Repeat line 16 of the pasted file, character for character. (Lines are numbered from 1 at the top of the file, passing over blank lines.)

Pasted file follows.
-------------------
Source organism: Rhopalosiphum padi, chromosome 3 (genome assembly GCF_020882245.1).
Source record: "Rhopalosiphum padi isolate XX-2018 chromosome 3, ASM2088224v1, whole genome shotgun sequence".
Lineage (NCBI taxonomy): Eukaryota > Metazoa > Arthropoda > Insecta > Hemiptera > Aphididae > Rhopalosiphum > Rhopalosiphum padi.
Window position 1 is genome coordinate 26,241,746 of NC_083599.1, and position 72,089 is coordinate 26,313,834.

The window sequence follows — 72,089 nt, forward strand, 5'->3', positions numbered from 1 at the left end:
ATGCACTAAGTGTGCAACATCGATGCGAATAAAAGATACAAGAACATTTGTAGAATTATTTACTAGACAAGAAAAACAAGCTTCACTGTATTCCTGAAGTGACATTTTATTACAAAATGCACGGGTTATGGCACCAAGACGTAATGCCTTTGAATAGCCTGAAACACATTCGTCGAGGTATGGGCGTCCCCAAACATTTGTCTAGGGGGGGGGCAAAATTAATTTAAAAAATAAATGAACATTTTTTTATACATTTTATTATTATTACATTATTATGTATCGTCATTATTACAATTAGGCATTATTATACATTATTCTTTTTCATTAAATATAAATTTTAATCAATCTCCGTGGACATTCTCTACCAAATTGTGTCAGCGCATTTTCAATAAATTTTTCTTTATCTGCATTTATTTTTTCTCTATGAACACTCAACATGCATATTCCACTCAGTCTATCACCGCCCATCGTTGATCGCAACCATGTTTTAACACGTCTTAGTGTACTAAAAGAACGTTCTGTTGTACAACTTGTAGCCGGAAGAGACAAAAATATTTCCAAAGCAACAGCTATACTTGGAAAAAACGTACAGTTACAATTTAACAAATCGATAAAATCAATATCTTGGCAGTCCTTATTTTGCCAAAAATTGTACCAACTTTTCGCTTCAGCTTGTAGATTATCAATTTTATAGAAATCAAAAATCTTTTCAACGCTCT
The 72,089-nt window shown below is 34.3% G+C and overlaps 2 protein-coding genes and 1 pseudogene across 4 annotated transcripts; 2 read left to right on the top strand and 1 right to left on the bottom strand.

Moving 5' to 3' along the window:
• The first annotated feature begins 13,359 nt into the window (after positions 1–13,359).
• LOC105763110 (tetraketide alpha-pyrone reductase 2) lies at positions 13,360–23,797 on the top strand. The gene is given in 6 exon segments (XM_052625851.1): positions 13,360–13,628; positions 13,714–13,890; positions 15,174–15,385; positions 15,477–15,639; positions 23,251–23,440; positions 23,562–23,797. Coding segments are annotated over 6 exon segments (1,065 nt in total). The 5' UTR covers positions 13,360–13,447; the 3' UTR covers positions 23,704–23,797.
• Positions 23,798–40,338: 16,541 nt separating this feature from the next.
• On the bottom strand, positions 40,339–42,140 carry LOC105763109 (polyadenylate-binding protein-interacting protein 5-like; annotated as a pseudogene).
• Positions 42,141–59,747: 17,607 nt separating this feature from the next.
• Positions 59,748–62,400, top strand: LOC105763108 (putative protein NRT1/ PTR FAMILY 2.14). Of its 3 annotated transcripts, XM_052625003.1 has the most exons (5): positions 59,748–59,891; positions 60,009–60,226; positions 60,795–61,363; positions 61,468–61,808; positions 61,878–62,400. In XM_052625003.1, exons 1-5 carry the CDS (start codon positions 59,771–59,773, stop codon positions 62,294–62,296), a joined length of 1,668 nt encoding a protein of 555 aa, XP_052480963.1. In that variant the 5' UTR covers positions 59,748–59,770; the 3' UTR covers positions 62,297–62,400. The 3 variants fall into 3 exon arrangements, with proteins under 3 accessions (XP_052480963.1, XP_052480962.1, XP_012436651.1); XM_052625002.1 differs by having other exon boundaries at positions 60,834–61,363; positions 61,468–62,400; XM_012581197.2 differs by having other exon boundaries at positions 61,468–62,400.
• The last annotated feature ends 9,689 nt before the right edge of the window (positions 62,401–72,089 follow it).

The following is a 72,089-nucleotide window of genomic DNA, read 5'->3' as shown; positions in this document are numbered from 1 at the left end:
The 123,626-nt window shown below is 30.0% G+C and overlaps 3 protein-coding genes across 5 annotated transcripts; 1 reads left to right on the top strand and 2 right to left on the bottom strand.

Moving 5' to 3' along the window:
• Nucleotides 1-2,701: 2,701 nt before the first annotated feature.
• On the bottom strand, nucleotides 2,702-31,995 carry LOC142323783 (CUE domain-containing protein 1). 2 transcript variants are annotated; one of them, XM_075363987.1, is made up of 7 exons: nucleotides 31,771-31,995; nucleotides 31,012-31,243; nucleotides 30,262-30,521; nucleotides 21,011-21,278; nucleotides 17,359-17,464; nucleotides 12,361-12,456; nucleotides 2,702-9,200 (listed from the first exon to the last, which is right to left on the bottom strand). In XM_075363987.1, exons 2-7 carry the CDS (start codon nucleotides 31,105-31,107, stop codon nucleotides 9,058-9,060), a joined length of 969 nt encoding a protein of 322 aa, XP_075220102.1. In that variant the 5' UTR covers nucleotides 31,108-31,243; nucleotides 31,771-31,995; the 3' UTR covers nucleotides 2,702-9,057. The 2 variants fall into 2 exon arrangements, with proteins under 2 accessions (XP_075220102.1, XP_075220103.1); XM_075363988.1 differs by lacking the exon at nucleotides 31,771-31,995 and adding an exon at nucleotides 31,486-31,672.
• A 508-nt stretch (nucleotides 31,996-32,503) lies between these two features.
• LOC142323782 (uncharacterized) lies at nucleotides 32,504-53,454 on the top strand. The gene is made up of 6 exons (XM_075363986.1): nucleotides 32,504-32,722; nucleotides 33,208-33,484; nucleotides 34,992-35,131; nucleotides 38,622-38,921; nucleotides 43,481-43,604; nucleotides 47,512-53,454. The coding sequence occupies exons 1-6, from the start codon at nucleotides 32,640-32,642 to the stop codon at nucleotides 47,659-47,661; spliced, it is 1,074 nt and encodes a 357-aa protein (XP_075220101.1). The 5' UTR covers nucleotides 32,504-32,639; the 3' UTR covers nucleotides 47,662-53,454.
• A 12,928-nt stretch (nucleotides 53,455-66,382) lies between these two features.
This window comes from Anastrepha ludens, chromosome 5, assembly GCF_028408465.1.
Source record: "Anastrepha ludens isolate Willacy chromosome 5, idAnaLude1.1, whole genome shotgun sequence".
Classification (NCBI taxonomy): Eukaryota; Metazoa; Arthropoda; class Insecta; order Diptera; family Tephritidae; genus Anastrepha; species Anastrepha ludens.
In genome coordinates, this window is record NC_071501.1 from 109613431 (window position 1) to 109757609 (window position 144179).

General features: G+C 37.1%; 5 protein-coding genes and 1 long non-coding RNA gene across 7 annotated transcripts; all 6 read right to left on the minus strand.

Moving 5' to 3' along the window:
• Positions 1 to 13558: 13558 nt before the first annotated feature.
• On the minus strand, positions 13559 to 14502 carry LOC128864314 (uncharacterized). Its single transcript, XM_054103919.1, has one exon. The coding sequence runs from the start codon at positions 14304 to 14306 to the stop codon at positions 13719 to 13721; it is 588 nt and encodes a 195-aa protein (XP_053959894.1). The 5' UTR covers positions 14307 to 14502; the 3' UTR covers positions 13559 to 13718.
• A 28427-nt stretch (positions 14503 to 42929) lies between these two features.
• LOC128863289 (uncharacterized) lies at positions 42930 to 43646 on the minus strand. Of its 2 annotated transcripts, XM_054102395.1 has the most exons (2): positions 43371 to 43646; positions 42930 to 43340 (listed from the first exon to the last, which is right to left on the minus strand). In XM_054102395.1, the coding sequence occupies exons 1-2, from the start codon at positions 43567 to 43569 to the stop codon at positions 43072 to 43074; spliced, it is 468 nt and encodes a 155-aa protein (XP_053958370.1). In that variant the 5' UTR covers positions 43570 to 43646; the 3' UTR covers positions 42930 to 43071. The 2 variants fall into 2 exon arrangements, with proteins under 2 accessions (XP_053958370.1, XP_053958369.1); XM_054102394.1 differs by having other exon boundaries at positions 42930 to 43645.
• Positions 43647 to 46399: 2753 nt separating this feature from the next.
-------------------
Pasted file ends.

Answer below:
The following is a 72,089-nucleotide window of genomic DNA, read 5'->3' as shown; positions in this document are numbered from 1 at the left end: